About 30 House Democrats on Wednesday wrote President Obama urging him to make recess appointments to fill Federal Election Commission
vacancies. The FEC, the letter says, "was created by Congress to be the public's watch dog overseeing federal elections. Partisan gridlock at the FEC and in the United States Senate, however, has rendered the FEC feckless at a moment when their guidance and enforcement is needed most."
In an effort to reduce the influence of secret and corporate money in
elections, the lawmakers also called on the IRS to
investigate whether some 501(c)(4) nonprofit social welfare
organizations, which do not have to disclose their donors, are violating
laws by focusing on political campaign advocacy.
"We're entering a free-for-all now in this campaign system that's really been unseen since the Gilded Age," Rep. Ted Deutch
(D-Fla.) said at a press conference with Rep. Peter Welch
(D-Vt.). "We're supposed to have fair elections somehow without enforcement."
Deutch and Welch said their ultimate goal was to pass a constitutional amendment to overturn the Supreme Court's Citizens United
decision, but said they took these more immediate steps to try to blunt the case's effects.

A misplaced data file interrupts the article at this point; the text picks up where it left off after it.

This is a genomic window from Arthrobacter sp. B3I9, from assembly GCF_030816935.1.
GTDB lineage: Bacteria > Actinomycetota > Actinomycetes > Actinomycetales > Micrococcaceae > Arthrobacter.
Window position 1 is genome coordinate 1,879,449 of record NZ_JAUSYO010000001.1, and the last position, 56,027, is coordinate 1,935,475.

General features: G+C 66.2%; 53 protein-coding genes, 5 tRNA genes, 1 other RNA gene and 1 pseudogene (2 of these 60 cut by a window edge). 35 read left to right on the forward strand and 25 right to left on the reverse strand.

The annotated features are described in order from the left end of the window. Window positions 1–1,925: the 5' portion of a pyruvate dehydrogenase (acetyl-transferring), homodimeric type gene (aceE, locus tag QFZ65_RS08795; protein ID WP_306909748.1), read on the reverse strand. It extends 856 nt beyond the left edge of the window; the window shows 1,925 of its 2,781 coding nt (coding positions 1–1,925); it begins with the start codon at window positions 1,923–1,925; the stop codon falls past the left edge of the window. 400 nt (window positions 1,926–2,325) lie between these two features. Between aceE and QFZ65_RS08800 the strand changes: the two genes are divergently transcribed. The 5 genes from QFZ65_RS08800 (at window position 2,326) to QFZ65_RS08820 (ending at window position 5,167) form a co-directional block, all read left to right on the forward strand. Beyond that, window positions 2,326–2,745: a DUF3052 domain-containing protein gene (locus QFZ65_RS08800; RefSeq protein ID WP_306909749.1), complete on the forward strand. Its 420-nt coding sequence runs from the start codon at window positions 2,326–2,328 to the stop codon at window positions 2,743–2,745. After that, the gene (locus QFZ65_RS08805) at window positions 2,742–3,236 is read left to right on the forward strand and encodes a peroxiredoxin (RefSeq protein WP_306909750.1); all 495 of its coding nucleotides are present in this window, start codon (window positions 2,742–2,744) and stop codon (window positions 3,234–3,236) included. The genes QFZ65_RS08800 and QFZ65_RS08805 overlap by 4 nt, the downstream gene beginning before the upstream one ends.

They sought to frame campaign finance reform as a bipartisan issue -- "I don't think there's anything partisan about trying to ensure a greater sense of integrity in the electoral process," Deutch said. -- while focusing their attacks on Republican super PACs and conservative nonprofit organizations.
The two Democrats criticized the electoral roles played by super PACs supporting GOP presidential candidates and Crossroads GPS and FreedomWorks - two conservative independent advocacy organizations - as they made their point about the influence of corporate and secret money.
They said they were also concerned about Democratic super PACs, but when asked if they were disappointed in President Obama for allowing administration officials to attend fundraising events for the super PAC supporting him, Welch side stepped the question and returned to his Supreme Court talking points.
"I'm disappointed in Citizens United," he said. "In campaigns, people are going to do what they can legally do."